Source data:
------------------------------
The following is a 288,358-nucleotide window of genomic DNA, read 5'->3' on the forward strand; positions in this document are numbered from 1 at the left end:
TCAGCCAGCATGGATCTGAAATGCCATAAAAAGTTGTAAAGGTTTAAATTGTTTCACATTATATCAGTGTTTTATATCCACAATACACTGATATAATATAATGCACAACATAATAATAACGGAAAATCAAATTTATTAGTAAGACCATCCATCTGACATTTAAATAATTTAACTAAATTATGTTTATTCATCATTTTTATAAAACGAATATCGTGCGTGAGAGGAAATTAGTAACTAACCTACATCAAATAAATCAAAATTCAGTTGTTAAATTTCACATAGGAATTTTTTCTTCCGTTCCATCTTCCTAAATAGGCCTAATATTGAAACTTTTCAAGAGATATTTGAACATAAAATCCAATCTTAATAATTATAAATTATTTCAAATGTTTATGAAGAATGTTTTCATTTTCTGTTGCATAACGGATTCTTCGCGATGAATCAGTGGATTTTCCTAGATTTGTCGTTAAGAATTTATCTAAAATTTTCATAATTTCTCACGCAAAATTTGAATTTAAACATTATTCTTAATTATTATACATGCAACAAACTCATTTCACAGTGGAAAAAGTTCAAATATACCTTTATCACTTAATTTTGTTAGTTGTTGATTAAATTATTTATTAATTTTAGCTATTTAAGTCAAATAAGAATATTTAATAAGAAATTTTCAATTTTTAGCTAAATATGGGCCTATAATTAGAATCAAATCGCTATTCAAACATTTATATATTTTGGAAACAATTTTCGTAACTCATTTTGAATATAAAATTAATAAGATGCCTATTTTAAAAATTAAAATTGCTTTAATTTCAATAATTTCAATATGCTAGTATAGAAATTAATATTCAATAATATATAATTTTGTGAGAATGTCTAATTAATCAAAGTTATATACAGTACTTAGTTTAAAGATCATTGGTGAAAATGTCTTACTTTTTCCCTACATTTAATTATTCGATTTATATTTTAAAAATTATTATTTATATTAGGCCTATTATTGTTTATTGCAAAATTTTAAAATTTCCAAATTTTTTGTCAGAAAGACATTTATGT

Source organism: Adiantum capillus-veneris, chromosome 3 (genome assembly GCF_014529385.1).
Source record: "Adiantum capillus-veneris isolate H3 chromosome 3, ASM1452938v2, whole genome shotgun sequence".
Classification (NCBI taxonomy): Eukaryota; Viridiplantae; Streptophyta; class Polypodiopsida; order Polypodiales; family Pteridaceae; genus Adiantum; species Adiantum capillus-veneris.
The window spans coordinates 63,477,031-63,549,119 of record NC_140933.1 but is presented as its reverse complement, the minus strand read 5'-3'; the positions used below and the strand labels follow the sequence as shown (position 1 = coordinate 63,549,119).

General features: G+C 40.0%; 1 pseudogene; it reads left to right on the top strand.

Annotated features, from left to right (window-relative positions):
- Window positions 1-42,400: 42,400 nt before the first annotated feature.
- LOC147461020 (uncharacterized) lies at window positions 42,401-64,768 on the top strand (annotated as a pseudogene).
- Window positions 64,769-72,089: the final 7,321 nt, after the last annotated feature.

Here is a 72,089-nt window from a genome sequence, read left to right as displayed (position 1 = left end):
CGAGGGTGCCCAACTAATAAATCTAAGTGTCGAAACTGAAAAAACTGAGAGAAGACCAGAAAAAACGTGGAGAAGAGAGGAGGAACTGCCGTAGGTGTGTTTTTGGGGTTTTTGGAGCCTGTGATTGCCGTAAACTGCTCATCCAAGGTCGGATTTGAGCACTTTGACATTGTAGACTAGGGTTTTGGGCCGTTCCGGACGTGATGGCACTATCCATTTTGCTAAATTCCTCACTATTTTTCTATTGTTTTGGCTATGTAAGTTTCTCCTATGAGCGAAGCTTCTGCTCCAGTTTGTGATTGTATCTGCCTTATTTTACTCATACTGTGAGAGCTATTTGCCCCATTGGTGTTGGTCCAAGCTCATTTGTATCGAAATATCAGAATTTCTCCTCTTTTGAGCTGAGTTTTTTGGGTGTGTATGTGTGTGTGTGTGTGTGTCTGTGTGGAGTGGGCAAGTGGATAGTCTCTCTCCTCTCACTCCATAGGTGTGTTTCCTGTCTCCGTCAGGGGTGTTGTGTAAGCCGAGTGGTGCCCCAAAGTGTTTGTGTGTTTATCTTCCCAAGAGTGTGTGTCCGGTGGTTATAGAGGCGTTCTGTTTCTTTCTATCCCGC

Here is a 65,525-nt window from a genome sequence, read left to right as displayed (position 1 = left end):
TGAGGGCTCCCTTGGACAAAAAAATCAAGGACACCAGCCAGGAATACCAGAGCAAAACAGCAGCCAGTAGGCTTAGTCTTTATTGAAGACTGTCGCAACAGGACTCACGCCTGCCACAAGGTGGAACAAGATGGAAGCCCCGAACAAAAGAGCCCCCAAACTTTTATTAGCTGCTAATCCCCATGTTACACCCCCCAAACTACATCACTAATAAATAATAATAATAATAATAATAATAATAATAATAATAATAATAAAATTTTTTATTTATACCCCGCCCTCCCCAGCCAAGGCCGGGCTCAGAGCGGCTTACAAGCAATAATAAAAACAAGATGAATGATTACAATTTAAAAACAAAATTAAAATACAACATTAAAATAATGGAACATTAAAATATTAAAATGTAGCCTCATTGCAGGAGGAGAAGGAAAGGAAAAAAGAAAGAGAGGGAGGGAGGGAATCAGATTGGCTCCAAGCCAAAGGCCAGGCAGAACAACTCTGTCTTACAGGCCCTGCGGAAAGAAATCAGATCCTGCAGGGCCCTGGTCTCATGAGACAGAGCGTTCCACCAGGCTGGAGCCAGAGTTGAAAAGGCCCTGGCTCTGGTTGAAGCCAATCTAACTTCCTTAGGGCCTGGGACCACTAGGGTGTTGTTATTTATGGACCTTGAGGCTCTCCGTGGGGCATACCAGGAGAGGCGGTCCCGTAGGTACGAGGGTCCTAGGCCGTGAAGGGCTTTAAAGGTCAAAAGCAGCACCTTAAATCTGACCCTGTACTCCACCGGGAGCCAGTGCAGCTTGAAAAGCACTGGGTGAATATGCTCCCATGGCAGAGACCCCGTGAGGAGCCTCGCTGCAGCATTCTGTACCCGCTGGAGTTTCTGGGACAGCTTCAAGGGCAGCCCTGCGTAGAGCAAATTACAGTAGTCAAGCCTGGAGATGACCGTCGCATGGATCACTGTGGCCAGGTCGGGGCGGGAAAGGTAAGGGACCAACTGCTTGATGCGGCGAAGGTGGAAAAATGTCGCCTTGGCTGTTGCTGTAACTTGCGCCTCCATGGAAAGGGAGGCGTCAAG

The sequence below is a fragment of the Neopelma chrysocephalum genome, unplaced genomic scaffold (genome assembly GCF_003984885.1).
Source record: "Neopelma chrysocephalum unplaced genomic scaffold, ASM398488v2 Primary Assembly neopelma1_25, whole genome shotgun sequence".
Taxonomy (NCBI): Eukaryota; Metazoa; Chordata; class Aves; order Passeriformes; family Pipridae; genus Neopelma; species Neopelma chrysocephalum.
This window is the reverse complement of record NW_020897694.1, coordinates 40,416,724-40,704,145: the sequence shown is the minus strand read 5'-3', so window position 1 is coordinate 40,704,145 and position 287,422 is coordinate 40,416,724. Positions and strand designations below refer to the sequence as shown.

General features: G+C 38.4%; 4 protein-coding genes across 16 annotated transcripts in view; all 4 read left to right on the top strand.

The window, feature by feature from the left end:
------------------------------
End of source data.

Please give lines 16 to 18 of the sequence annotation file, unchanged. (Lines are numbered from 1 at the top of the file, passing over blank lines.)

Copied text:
The sequence below is a fragment of the Neopelma chrysocephalum genome, unplaced genomic scaffold (genome assembly GCF_003984885.1).
Source record: "Neopelma chrysocephalum unplaced genomic scaffold, ASM398488v2 Primary Assembly neopelma1_25, whole genome shotgun sequence".
Taxonomy (NCBI): Eukaryota; Metazoa; Chordata; class Aves; order Passeriformes; family Pipridae; genus Neopelma; species Neopelma chrysocephalum.